Welcome José Rincón

Jose RinconPlease join us in welcoming José Rincón to the William H. Hannon Library! José is our new reference and instruction librarian for business.

José is a native Angeleno who became a university librarian at Marymount California University in 2015, where he was the director of library services and learning support coordinator. José also worked as a reference and instructional assistant at the Herman B Wells Library at Indiana University, Bloomington, while earning his M.L.S. José received his MBA in 2018 from Marymount California University.

In order to get to know José a little better, we asked him a few questions about coming to Loyola Marymount University:

What drew you to the world of archives and libraries?

“In 1998, I was an undergraduate at California State University, Northridge. During this time, I applied for a library assistant position at the Delmar T. Oviatt Library through a federal work-study program. While my passion for early education had been ignited years prior, the Oviatt Library position served as my official introduction to the world of libraries.

I’ve always known that I wanted to pursue a career in teaching. In fact, after earning my B.A. in liberal studies with a focus on education, I went on to the Michael D. Eisner College of Education to earn a multiple subject teaching credential for grades K-8.

Fast-forward to 2010. My good friend, Madelyn Washington, who is now the music librarian at the University of Huston, recommended that I apply for a diversity fellowship for the School of Library and Information Science at Indiana University, Bloomington. While I didn’t receive the fellowship, I made the decision to go to library school. I began to work as a reference assistant and as an instructional assistant at the Herman B Wells Library while working on my degree. I went on to work with the Kelley School of Business, successfully providing library workshops for a variety of courses. Moreover, by 2018, I had earned a master’s degree in business administration.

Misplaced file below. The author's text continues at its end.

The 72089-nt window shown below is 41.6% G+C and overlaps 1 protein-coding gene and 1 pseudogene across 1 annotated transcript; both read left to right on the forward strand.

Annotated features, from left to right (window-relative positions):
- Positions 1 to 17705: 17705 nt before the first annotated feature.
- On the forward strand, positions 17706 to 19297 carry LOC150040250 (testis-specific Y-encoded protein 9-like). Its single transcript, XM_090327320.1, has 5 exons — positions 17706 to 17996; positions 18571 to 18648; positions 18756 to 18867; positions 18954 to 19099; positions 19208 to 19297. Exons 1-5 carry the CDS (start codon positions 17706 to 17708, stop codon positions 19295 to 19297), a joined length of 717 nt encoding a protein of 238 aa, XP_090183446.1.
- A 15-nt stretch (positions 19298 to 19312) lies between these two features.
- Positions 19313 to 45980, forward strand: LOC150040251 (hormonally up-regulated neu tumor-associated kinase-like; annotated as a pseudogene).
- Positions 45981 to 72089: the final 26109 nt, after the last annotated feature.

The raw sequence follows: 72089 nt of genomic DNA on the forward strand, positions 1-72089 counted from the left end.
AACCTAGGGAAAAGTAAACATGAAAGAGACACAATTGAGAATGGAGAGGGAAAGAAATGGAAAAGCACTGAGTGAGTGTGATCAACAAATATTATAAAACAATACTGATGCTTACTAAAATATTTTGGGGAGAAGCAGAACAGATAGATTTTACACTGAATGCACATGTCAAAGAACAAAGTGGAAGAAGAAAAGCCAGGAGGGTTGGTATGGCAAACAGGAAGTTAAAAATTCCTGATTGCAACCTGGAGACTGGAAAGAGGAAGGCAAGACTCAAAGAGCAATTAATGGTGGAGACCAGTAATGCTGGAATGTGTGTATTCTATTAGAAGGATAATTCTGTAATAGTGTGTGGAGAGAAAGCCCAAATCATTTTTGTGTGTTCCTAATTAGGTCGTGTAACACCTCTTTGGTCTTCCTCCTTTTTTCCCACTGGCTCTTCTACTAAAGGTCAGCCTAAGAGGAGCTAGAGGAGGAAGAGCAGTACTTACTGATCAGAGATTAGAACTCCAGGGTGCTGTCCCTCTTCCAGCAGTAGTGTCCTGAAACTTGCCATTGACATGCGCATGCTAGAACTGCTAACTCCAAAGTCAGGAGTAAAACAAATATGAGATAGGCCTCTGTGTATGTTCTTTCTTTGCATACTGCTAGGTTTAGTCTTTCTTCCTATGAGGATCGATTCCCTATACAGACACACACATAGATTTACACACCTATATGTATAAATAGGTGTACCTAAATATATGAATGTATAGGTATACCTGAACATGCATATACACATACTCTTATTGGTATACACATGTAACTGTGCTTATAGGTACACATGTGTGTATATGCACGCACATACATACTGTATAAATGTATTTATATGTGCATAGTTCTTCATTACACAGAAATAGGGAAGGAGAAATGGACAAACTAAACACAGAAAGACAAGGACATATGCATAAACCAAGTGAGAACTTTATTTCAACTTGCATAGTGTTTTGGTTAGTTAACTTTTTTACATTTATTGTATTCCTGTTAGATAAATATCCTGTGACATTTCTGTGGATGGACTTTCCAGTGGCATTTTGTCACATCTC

When I signed up for a work study program as a library assistant at Cal State Northridge 24 years ago, I never thought that it would bring me here. My background in librarianship and education has allowed me to develop innovative teaching methods which allow me to provide effective information literacy instruction not only in business but across multiple disciplines. I’ve elevated day-to-day operations across multiple institutions, and intend to leverage this knowledge to not only serve the LMU community, but to help grow it.”

What about this new role are you most excited about?

“I’m excited to be working with the LMU learning community, the Reference and Instruction Department, the College of Business Administration, and to be collaborating with other library and LMU departments. I’m looking forward to working with faculty and students from the Department of Accounting, Finance and Computer Information Systems, Management, and Management and Business Law. I’m excited to find ways to connect with students through the different business centers developed here at LMU (Center for Asian Business, Center for Accounting Ethics, Governance, and the Public Interest, Fred Keisner Center for Entrepreneurship, Executive MBA program and The Good Lab). When it comes to assisting our LMU community with locating business data, teaching library newcomers how to use the library’s systems, and planning for the William H. Hannon Library’s future success, I’ve got tons of ideas and can’t wait to hear from our neighbors. I’m thrilled that I’ll be teaming up with the acquisitions and collection development team in selecting and evaluating the library’s electronic business databases and other materials, as this is critical in ensuring that student and instructor needs are met.”